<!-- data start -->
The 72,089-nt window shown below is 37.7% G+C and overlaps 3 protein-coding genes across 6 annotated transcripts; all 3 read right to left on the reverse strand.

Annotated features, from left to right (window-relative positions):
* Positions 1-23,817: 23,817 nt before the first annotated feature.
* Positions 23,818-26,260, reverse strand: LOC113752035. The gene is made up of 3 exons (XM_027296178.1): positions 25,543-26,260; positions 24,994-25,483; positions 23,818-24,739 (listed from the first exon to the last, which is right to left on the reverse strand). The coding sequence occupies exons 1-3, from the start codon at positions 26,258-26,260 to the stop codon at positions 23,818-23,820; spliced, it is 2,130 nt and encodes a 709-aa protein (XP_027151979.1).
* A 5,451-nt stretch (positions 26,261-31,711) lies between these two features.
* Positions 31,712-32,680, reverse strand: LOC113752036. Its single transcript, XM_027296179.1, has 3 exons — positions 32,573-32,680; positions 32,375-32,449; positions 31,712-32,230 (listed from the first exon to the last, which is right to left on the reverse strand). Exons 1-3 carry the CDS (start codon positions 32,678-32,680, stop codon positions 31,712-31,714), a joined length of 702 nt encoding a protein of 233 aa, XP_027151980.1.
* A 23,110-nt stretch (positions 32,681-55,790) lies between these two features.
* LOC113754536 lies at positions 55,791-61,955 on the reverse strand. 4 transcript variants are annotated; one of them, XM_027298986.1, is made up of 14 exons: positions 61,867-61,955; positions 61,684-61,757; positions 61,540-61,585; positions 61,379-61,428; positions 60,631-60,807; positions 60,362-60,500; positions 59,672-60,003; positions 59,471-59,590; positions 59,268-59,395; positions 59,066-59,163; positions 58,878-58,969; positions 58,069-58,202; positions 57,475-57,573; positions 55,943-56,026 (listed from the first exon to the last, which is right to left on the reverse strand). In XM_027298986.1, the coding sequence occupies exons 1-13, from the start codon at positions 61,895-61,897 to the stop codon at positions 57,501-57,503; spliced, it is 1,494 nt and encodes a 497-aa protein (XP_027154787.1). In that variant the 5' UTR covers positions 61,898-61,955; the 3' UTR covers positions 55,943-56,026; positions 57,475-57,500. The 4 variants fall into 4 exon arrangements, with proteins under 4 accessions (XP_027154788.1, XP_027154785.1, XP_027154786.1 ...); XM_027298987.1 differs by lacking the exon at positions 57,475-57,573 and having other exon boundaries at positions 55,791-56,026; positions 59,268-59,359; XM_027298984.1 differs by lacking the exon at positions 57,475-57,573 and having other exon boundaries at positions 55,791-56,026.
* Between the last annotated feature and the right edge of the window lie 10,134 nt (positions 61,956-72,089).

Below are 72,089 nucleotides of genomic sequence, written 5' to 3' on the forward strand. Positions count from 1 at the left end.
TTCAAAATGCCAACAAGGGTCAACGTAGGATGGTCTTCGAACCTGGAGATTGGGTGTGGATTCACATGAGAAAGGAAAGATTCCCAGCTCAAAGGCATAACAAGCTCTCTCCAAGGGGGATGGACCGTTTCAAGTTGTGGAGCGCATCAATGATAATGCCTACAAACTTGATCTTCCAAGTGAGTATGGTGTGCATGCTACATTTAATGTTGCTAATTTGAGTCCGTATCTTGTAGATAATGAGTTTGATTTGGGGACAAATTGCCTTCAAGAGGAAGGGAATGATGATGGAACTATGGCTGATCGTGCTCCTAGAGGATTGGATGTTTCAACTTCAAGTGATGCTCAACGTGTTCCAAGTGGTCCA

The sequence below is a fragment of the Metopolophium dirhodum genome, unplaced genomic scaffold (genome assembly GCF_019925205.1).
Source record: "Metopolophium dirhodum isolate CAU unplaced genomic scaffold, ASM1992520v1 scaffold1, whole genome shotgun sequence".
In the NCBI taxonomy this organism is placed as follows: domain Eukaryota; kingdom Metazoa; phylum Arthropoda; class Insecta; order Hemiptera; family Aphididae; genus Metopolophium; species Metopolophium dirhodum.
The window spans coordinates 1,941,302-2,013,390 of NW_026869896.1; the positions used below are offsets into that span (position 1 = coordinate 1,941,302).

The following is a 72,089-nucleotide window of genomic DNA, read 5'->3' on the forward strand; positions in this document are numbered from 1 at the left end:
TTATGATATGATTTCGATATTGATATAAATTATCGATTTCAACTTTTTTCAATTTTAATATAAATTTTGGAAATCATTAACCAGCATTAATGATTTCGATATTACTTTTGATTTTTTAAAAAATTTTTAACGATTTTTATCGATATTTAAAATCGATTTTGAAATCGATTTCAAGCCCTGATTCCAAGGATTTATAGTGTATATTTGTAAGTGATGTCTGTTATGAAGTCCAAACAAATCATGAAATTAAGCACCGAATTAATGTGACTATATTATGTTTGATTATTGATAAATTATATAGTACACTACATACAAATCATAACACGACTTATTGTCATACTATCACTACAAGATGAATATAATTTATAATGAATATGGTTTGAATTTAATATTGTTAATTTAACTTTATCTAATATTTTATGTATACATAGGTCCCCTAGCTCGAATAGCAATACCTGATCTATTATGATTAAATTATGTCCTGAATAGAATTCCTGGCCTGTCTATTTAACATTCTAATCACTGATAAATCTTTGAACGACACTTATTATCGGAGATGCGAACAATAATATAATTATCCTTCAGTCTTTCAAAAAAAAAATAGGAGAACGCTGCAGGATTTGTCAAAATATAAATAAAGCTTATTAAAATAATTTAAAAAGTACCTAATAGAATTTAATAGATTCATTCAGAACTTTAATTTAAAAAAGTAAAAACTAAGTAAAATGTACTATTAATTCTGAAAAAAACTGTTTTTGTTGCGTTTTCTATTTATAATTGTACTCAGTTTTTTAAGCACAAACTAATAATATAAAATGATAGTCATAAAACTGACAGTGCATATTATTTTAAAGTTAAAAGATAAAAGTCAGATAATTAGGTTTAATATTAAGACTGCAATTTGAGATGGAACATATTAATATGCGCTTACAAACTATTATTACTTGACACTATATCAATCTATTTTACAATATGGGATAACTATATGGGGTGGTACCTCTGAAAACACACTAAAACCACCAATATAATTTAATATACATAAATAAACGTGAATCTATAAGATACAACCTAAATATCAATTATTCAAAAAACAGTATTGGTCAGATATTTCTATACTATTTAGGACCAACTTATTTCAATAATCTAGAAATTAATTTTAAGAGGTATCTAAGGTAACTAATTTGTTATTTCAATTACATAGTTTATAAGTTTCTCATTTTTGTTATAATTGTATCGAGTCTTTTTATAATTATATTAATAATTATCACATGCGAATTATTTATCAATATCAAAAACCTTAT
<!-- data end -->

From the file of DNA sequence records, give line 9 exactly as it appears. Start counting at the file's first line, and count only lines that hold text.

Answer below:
* Between the last annotated feature and the right edge of the window lie 10,134 nt (positions 61,956-72,089).